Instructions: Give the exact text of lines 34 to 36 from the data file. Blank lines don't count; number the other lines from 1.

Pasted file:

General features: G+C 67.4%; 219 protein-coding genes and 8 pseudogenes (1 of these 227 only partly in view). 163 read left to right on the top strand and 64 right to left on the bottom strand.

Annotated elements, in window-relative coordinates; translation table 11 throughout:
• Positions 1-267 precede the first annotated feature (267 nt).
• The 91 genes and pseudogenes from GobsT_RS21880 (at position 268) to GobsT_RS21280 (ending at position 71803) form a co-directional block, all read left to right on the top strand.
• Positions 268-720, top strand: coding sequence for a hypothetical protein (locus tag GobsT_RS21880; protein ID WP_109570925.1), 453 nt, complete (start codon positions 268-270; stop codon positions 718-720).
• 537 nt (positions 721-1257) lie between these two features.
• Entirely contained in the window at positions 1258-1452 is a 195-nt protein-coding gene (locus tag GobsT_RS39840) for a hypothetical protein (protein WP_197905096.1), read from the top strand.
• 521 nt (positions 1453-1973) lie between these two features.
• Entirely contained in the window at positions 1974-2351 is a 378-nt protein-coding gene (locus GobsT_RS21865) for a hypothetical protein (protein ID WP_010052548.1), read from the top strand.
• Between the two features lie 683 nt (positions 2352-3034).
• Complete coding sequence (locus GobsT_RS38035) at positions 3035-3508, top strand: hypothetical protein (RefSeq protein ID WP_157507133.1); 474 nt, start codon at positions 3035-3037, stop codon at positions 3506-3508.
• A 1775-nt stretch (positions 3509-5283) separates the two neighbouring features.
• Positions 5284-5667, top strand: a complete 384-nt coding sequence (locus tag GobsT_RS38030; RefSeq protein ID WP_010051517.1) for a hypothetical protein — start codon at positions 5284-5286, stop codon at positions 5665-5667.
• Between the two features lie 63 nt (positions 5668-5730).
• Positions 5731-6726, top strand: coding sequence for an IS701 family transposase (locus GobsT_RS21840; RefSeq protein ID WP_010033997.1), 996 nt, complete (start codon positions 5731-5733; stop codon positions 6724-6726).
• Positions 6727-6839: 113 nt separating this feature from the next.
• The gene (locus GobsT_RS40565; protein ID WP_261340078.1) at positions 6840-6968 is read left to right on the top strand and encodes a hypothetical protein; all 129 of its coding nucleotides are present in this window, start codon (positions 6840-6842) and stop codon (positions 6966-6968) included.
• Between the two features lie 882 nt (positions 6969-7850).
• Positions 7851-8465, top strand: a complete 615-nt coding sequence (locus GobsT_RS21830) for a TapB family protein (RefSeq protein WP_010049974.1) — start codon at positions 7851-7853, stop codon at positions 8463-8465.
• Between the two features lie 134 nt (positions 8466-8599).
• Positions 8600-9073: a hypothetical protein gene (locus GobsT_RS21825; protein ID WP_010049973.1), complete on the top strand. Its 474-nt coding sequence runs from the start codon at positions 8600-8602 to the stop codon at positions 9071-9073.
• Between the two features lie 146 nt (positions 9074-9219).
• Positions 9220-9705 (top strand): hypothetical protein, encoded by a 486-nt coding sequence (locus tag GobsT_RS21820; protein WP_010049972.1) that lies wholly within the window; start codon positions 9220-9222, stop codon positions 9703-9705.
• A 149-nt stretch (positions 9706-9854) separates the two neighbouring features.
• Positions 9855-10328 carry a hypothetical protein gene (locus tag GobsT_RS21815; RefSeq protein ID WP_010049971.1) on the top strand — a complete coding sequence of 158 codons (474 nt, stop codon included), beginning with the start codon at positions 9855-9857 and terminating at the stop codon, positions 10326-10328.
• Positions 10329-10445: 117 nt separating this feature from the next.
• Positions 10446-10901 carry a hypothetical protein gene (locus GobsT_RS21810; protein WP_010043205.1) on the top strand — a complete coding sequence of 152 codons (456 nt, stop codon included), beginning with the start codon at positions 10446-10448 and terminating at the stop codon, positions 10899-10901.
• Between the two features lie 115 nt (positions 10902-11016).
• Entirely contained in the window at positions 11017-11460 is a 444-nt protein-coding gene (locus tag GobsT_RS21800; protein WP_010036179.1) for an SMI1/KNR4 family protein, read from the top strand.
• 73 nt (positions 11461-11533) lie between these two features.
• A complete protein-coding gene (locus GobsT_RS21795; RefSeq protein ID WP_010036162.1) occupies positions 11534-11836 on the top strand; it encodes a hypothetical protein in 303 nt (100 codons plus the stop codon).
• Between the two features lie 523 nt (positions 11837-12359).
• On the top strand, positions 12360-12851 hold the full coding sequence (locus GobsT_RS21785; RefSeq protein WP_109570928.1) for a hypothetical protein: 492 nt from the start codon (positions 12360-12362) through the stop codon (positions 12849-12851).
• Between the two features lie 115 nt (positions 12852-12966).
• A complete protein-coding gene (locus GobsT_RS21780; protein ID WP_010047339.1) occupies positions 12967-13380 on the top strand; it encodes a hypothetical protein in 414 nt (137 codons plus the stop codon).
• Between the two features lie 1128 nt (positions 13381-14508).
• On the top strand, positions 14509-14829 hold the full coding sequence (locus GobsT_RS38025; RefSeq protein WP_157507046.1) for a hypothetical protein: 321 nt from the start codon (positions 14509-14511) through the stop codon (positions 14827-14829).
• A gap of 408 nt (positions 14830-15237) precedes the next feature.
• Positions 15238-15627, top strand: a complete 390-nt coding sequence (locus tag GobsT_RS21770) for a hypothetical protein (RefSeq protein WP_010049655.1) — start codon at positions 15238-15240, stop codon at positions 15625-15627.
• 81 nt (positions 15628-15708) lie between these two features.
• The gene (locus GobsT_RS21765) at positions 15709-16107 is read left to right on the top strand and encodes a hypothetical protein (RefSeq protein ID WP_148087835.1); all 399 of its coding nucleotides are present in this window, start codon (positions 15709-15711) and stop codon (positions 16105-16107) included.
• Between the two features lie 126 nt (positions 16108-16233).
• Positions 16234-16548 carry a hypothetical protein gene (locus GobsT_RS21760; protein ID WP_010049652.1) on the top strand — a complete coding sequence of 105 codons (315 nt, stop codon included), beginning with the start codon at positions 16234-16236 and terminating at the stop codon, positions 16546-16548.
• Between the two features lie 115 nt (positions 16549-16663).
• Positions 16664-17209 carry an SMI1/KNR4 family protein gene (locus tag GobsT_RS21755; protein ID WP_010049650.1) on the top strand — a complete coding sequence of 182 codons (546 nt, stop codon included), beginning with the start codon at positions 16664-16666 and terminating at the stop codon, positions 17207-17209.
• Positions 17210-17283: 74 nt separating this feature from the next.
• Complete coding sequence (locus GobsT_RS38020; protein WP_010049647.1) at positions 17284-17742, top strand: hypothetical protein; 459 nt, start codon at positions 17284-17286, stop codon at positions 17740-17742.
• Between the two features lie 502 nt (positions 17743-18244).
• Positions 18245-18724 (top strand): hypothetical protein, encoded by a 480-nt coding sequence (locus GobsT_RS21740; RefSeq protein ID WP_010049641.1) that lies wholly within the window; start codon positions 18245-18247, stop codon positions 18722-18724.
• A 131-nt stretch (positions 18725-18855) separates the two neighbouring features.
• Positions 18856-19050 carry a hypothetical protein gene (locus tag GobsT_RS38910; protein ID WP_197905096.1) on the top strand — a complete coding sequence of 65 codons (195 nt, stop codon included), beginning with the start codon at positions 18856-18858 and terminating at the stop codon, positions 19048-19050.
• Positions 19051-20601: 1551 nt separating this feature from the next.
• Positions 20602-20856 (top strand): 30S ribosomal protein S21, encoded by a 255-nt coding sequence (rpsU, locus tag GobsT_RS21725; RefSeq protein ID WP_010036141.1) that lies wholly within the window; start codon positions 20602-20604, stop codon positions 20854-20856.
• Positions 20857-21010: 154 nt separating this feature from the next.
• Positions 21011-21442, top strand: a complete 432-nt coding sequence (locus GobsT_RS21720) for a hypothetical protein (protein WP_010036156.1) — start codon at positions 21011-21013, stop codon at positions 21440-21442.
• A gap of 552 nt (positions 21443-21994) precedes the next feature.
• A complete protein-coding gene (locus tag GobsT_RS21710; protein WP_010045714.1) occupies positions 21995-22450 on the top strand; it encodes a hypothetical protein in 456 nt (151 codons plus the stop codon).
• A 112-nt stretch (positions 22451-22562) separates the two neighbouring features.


• Between the two features lie 115 nt (positions 12852-12966).
• A complete protein-coding gene (locus GobsT_RS21780; protein ID WP_010047339.1) occupies positions 12967-13380 on the top strand; it encodes a hypothetical protein in 414 nt (137 codons plus the stop codon).
• Between the two features lie 1128 nt (positions 13381-14508).